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In Israel, An Unexpected Political Twist Could Keep Netanyahu In Power

An anti-Netanyahu protester shouts slogans during a demonstration in front of the Knesset in Jerusalem on Wednesday.
Emmanuel Dunand
AFP via Getty Images
An anti-Netanyahu protester shouts slogans during a demonstration in front of the Knesset in Jerusalem on Wednesday.

A political twist in Israel may help the embattled prime minister, Benjamin Netanyahu, stay in power.

After three inconclusive elections, the right wing Netanyahu and his centrist rival Benny Gantz are reportedly close to a deal to rotate as prime minister, with Netanyahu taking the first turn.

Gantz, a former army general, entered politics last year seeking to unseat Israel's longtime prime minister. He had previously refused to enter a government led by Netanyahu, citing concerns about his corruption indictment.

But he changed his tune on Thursday, saying that what is needed is an emergency unity government because the coronavirus epidemic requires compromise. "These are not ordinary days and they require extraordinary decisions," he said in a tweet.

On Thursday, in a surprise move and with Netanyahu's support, Gantz was elected speaker of Israel's parliament, the Knesset.

This increases the chances of a unity government because until Gantz put himself forward for the job, the front-runner was a center-left lawmaker who was poised to advance legislation to prevent Netanyahu from forming a government. Netanyahu had said if that happened he would not agree to a unity government, forcing yet another election.

Gantz said the only reason he put himself forward as Knesset speaker was to improve the possibility of forming a unity government. He is not expected to remain in the position – Israeli media reports suggest he is likely to become foreign minister in a unity government.

Seventy-four parliamentarians voted for Gantz as speaker, and 18 voted against him, with some parties boycotting, according to Haaretz.

Lawmakers who supported Gantz are accusing him of betraying his center left.

Yair Lapid, the co-leader of Gantz's Blue and White alliance who has now become Gantz's rival, blasted his move, saying in a speech that "what's being formed today isn't a unity government and not an emergency government. It's another Netanyahu government." He said that Gantz "surrendered without a fight."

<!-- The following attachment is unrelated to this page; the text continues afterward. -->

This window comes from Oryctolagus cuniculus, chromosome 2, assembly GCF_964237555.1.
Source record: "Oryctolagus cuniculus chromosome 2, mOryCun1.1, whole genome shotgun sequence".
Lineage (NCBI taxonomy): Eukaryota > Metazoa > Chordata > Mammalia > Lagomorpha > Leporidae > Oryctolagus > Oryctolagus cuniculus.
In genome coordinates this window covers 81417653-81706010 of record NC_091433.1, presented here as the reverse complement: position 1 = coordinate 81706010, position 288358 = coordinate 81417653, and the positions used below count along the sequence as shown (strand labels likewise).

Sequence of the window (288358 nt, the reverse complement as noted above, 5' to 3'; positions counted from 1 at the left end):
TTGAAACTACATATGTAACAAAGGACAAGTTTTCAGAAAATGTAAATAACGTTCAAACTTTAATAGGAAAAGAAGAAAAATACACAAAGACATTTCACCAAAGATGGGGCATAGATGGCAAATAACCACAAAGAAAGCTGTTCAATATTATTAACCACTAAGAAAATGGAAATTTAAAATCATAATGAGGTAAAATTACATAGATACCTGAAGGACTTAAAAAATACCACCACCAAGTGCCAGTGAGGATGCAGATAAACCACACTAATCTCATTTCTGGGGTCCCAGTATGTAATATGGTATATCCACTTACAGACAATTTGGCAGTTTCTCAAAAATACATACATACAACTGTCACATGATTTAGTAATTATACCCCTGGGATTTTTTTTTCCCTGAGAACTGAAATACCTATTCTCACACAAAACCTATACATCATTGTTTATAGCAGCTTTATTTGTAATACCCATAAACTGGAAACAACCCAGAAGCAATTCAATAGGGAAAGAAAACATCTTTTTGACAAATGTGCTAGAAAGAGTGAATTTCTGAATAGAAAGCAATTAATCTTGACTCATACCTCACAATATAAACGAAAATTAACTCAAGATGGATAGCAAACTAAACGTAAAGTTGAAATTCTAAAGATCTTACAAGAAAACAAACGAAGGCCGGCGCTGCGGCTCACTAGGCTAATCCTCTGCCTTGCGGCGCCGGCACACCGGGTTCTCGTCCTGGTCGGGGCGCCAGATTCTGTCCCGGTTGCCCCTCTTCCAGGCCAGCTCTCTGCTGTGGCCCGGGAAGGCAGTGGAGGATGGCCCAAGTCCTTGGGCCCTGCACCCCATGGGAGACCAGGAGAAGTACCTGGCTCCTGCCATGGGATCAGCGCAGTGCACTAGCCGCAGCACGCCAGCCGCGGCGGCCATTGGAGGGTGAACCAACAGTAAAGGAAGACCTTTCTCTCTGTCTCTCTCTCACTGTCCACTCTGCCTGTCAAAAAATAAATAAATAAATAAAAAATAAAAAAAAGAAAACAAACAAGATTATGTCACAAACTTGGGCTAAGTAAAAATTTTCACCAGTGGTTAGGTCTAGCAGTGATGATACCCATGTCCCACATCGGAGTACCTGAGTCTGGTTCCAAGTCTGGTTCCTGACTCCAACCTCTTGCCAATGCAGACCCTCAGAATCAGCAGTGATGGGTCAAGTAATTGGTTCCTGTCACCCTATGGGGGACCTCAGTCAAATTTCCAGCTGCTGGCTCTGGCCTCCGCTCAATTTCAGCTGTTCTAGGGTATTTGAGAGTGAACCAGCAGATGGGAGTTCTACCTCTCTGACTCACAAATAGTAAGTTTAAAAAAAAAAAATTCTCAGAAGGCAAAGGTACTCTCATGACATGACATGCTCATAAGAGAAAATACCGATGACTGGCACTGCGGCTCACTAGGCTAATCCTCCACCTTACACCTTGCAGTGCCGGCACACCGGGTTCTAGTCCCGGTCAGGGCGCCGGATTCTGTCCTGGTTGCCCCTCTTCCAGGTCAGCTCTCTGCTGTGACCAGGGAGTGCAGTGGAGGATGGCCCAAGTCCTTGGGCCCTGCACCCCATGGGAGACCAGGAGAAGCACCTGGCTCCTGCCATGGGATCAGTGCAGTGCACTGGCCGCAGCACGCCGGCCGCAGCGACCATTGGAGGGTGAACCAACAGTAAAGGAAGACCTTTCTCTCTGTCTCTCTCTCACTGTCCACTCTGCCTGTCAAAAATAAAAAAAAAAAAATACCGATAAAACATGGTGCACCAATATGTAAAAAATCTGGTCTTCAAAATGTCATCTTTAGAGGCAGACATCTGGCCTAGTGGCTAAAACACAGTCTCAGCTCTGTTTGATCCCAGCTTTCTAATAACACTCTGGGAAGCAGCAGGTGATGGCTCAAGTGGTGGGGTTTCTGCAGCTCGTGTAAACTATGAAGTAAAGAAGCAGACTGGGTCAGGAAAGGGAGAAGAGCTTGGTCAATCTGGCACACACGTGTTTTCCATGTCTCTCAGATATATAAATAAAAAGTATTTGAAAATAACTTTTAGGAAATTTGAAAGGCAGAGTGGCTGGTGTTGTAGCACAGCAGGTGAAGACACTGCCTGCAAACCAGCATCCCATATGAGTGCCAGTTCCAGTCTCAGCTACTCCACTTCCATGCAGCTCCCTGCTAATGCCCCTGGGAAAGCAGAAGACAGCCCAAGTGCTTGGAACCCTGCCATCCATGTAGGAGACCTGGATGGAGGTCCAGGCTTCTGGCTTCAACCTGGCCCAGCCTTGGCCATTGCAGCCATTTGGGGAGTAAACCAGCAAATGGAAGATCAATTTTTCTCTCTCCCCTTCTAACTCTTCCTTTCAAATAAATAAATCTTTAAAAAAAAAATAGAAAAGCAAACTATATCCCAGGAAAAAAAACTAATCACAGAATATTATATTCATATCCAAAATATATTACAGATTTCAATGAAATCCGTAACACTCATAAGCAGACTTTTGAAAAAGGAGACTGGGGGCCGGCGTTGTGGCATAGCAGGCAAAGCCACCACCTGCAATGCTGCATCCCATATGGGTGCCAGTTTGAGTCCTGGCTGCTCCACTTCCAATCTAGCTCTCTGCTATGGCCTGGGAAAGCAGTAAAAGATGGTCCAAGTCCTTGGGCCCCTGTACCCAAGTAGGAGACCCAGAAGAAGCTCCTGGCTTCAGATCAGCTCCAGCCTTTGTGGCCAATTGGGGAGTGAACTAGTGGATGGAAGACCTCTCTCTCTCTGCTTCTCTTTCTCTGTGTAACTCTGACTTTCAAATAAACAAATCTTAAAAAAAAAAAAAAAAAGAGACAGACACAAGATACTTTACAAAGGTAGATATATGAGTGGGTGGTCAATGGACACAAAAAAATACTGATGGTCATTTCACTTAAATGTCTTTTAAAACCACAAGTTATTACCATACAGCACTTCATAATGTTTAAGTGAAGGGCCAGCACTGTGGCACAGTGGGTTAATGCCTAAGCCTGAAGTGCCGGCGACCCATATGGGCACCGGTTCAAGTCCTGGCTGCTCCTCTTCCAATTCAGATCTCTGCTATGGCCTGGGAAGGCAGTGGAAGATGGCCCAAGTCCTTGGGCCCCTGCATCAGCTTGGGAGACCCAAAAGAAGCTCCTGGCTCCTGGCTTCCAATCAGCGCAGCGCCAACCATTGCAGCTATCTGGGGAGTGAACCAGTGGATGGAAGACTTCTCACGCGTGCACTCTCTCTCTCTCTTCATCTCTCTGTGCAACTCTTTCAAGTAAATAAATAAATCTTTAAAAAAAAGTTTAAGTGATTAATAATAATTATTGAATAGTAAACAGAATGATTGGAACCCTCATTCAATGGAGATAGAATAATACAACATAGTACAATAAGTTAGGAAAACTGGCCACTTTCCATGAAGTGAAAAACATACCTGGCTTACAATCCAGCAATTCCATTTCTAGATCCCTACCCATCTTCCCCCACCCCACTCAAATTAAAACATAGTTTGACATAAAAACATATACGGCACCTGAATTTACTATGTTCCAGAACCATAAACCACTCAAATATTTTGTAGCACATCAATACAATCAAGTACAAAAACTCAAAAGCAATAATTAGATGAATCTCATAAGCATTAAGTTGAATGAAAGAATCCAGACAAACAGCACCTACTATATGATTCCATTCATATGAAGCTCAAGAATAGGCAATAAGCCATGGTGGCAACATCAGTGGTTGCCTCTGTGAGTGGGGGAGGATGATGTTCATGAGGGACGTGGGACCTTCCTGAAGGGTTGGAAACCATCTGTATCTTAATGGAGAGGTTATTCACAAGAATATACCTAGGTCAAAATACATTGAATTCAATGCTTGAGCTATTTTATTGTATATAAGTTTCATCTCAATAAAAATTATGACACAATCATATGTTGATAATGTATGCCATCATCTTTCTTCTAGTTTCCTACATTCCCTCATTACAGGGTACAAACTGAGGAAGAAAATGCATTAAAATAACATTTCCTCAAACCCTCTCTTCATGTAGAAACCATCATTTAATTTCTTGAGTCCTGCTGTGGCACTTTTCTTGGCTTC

"The coronavirus crisis doesn't give us the right or permission to abandon our values," he added.

Now, political alliances are shifting, and Gantz's center-left alliance has splintered. Gantz and Netanyahu are expected to continue negotiating to build a majority coalition.

Earlier this month, Gantz was believed to have an upper hand in the political jockeying when he was given the first chance to try to form a government.

But Netanyahu has been arguing that he should remain prime minister in light of the coronavirus epidemic. He put forward options to break the deadlock, such as a six-month emergency government led by Netanyahu, or a unity government where Netanyahu would be prime minister first.

This isn't the first time that the coronavirus crisis has appeared to give Netanyahu's political future a boost – as NPR has reported, his corruption trial was postponed due to emergency measures responding to the pandemic.

Israelis are under lockdown due to the virus. The country has more than 2,600 cases and at least eight deaths.

Copyright 2021 NPR. To see more, visit https://www.npr.org.

Merrit Kennedy is a reporter for NPR's News Desk. She covers a broad range of issues, from the latest developments out of the Middle East to science research news.
Daniel Estrin is NPR's international correspondent in Jerusalem.

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